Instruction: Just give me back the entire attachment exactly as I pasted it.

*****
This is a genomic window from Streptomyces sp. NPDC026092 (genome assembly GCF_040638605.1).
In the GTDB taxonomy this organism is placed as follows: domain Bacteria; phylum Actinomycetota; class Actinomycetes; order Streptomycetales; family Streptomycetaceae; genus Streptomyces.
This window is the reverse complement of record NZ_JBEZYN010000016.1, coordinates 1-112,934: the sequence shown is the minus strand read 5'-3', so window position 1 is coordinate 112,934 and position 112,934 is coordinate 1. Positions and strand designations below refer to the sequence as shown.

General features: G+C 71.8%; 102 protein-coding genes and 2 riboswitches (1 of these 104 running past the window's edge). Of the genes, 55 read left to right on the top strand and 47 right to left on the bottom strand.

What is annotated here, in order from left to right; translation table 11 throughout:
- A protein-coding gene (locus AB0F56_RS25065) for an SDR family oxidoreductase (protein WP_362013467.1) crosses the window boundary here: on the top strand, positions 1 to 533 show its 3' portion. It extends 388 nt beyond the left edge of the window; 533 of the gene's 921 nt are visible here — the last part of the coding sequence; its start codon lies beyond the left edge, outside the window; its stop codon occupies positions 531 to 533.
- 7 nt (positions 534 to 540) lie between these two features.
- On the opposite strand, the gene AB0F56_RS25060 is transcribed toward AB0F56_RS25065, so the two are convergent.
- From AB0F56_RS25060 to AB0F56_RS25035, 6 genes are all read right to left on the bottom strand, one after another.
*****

This is a genomic window from Streptomyces sp. NPDC026092 (genome assembly GCF_040638605.1).
In the GTDB taxonomy this organism is placed as follows: domain Bacteria; phylum Actinomycetota; class Actinomycetes; order Streptomycetales; family Streptomycetaceae; genus Streptomyces.
This window is the reverse complement of record NZ_JBEZYN010000016.1, coordinates 1-112,934: the sequence shown is the minus strand read 5'-3', so window position 1 is coordinate 112,934 and position 112,934 is coordinate 1. Positions and strand designations below refer to the sequence as shown.

General features: G+C 71.8%; 102 protein-coding genes and 2 riboswitches (1 of these 104 running past the window's edge). Of the genes, 55 read left to right on the top strand and 47 right to left on the bottom strand.

What is annotated here, in order from left to right; translation table 11 throughout:
- A protein-coding gene (locus AB0F56_RS25065) for an SDR family oxidoreductase (protein WP_362013467.1) crosses the window boundary here: on the top strand, positions 1 to 533 show its 3' portion. It extends 388 nt beyond the left edge of the window; 533 of the gene's 921 nt are visible here — the last part of the coding sequence; its start codon lies beyond the left edge, outside the window; its stop codon occupies positions 531 to 533.
- 7 nt (positions 534 to 540) lie between these two features.
- On the opposite strand, the gene AB0F56_RS25060 is transcribed toward AB0F56_RS25065, so the two are convergent.
- From AB0F56_RS25060 to AB0F56_RS25035, 6 genes are all read right to left on the bottom strand, one after another.